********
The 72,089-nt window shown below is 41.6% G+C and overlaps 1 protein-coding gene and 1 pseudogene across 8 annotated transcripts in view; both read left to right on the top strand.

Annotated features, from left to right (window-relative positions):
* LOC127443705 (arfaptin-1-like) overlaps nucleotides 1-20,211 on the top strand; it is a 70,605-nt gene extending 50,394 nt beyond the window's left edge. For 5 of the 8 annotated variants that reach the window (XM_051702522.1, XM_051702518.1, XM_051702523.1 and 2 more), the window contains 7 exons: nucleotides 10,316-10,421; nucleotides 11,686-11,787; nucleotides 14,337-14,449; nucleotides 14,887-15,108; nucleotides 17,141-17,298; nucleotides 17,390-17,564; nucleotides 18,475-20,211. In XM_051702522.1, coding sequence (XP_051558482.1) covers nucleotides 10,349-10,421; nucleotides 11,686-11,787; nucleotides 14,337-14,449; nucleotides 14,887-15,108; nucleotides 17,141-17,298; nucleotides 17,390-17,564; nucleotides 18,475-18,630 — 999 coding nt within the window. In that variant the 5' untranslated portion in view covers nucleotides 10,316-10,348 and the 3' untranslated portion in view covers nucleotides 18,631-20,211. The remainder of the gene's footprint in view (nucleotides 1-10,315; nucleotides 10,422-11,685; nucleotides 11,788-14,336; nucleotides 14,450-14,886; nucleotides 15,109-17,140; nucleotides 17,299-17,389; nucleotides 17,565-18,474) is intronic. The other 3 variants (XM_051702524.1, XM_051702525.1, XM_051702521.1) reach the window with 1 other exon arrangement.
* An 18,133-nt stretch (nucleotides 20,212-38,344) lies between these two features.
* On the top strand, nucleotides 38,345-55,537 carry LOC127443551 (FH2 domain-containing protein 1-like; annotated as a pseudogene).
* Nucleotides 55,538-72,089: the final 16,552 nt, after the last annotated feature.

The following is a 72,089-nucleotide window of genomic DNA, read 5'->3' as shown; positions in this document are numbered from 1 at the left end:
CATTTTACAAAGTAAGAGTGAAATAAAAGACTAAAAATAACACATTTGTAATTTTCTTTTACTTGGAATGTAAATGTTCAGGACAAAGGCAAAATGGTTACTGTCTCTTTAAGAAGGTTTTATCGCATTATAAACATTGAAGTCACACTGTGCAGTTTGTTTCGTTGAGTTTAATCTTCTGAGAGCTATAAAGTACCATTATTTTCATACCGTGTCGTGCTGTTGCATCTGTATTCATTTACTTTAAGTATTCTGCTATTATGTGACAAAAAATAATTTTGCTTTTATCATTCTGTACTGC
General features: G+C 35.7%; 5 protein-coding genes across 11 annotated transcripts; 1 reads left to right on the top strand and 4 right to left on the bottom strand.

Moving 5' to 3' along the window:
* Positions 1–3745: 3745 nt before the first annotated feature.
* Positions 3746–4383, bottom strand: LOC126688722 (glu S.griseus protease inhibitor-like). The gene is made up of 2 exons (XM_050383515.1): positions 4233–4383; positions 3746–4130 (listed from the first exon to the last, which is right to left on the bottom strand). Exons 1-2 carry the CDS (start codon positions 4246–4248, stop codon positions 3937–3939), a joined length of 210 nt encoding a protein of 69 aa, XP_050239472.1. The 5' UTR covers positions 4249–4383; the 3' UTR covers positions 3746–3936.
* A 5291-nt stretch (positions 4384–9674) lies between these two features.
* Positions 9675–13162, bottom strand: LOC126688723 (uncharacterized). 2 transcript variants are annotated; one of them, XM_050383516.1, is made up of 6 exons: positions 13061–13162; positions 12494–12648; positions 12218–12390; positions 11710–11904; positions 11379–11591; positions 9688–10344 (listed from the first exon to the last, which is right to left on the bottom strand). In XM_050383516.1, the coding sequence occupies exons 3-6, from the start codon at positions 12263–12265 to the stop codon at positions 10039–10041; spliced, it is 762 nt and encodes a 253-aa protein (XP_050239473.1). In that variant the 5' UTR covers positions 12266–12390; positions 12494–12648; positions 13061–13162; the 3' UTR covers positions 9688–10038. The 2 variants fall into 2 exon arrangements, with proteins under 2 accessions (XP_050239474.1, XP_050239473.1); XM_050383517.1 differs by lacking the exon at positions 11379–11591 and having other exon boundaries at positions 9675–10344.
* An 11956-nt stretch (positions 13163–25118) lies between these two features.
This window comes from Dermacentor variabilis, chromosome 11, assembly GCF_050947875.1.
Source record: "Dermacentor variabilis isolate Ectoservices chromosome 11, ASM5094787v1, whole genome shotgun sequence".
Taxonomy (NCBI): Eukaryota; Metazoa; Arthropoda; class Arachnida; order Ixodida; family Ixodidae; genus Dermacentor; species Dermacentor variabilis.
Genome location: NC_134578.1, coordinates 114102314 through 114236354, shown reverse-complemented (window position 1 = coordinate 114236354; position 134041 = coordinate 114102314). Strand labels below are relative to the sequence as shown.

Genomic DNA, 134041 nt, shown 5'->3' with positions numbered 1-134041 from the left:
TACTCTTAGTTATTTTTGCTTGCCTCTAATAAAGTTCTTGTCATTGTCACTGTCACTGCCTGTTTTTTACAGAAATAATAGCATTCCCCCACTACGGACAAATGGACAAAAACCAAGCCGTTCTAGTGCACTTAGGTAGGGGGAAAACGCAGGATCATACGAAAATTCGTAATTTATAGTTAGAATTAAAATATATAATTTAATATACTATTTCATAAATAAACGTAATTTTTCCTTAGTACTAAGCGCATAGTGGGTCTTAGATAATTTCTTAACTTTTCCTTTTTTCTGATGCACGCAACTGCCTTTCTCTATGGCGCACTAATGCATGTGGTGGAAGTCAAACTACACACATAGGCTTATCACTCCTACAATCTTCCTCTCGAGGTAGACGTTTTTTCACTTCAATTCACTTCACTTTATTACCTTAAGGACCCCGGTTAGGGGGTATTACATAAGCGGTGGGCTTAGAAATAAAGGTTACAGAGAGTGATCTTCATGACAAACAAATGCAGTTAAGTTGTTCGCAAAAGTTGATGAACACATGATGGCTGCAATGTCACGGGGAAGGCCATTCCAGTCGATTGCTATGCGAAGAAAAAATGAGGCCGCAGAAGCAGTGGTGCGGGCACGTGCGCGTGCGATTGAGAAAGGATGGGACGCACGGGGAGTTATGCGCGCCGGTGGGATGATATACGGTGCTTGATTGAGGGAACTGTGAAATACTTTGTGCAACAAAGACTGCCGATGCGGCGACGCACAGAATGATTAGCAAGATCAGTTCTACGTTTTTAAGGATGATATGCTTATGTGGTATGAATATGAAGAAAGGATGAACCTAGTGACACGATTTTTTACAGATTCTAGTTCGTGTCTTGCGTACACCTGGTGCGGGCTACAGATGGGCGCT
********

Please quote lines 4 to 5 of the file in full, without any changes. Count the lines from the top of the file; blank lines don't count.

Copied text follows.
* An 18,133-nt stretch (nucleotides 20,212-38,344) lies between these two features.
* On the top strand, nucleotides 38,345-55,537 carry LOC127443551 (FH2 domain-containing protein 1-like; annotated as a pseudogene).